The figures are always lower on a Sunday but let’s go with that. The problem with an exponential increase is that it doesn’t take long for it to get much worse. It was doubling every 3 days in March if your remember so starting with 64 on ventilators, in 21 days we could end up with over 8000 on ventilators.
            Ignoring any human cost for the moment, the effect a spike like that would have on the economy would undo the recovery due to increasing confidence we are seeing now.

        • Lady London says:


    • Phillip says:

      If people can’t act responsibly, then it doesn’t matter where they travel to, they are a liability! And by the sounds of it, TUI is incapable of getting the basics right!

      • Stoneman says:

        Given where the plane was emanating from and the likely clientele on board, I would have guessed that your chances of brushing up to someone with Covid is quite a lot higher than somewhere taking a flight to say Copenhagen. Maybe people should bear that in mind if they are so worried about Covid.

  • Simon Burrows says:

    Nice double/triple negative: “Countries which are NOT on the Foreign Office ‘do not travel’ list” 😉

  • Vit says:

    Rob, this is a very good start and very brave of you to make such list for this type of ever-changing situation. Agreed with other if this list can be probably be kept as “Featured” and updated constantly by HfP and other comments — but I guess that may be a bit too far?

    • Darren says:

      It’ll keep them very busy with the constant changes one way or the other.

  • Svn says:

    A BA focused site on where you can travel, with more details, can be found at

  • Mikeact says:

    I guess this works both ways…..many countries where travel to the UK/GB is banned ?

  • Shane says:

    Cambodia doesn’t just require a USD3,000 deposit; it requires testing on arrival, and if anyone from a particular flight tests positive, all passengers from that plane will have to go into quarantine for 14 days. On the one hand that’s going to deter most of those who might have been prepared to lodge a $3,000 deposit; on the other hand, it means the planes will be flying almost empty, so lower chance of anyone testing positive!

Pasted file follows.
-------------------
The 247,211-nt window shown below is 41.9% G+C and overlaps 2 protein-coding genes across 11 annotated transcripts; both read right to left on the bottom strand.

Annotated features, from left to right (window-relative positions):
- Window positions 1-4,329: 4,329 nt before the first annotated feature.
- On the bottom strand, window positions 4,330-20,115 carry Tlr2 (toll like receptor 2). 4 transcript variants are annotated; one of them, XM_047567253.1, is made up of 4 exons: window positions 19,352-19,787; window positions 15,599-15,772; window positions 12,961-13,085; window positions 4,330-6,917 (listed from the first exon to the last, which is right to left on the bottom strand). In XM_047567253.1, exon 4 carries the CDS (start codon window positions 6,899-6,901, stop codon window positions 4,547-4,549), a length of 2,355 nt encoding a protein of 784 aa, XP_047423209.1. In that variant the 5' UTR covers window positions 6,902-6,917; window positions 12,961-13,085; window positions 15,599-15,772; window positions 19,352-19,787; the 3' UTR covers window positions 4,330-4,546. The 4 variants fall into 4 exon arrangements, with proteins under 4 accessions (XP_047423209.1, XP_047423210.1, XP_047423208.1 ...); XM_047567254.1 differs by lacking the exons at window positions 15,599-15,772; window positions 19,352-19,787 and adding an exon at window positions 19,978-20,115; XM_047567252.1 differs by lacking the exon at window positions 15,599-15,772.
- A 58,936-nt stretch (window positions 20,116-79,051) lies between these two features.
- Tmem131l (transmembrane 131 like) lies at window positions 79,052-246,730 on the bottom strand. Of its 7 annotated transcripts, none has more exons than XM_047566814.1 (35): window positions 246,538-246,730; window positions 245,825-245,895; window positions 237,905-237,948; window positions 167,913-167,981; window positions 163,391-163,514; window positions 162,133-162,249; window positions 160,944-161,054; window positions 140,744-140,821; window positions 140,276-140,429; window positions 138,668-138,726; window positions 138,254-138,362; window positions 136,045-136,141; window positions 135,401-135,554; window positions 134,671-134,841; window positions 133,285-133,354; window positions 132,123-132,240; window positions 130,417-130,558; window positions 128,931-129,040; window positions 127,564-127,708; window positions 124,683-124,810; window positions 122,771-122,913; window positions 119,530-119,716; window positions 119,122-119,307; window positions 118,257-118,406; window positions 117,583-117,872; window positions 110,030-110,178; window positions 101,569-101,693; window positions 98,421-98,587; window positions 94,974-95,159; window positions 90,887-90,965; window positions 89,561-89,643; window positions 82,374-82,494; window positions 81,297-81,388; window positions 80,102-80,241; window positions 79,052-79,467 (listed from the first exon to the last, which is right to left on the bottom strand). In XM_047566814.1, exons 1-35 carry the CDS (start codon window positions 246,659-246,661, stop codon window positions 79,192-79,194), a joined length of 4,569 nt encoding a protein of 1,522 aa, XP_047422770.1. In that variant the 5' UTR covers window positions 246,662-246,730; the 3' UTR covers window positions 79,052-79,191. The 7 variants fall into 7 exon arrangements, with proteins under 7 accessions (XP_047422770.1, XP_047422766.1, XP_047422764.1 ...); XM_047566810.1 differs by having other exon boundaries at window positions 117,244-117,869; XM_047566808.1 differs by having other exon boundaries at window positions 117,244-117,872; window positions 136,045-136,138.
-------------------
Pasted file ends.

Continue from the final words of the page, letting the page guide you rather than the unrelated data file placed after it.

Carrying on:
• GillyDee says:

      According to the FCO even if all passengers test negative, everyone has to self isolate at their home/lodging for 14 days………

  • Olly says:

    I booked a list minute holiday to the Greek island thinking it was a safe bet. I didn’t realise it required PLF (passenger location form) but that was no big deal. What I did find out from looking at the Greek government website however, which had I realised beforehand probably wouldn’t have booked, is that if there is one person found positive on our flight out when they do the testing upon arrival then the whole flight gets quarantined in a government facility where you can’t leave your room, meals are left outside your door and you do your own room service for 14 days. The government funds your stay but you can’t get your money back for the trip. Sod’s law is that while away, Greece will require a 14 day quarantine at home as well because it will be taken off the exempt list. I wonder what the point is of wearing masks on the plane if everyone gets quarantined anyway.
    I would think long and hard about booking any holidays, let alone an expensive luxury one because it will be an extensive stay in a small room with average food and no comeback.

    • Lady London says:

      Masks don’t protect you. They DO protect others from you if you cough, sneeze, clear your throat or speak, to a fairly high level. So many people go round failing to observe distancing of 1-2 meters one they’re wearing a mask as they incorrectly think a mask protects them.

      40% of cases are apparently asymptomatic so even if you feel well and protected,, this is really important,

    • Darren says:

      This happened to a couple of friends travelling from Croatia to Greece and the accommodation is pretty much as you describe, they are due to finish the 14 day isolation tomorrow and return to the UK.

  • James Hilton says:

    Thank you for this list but on closer inspection, most of the Caribbean does not allow free movement once you have arrived. For example In Grenada, coming from a medium risk country your movement is ‘limited’ even with a negative test result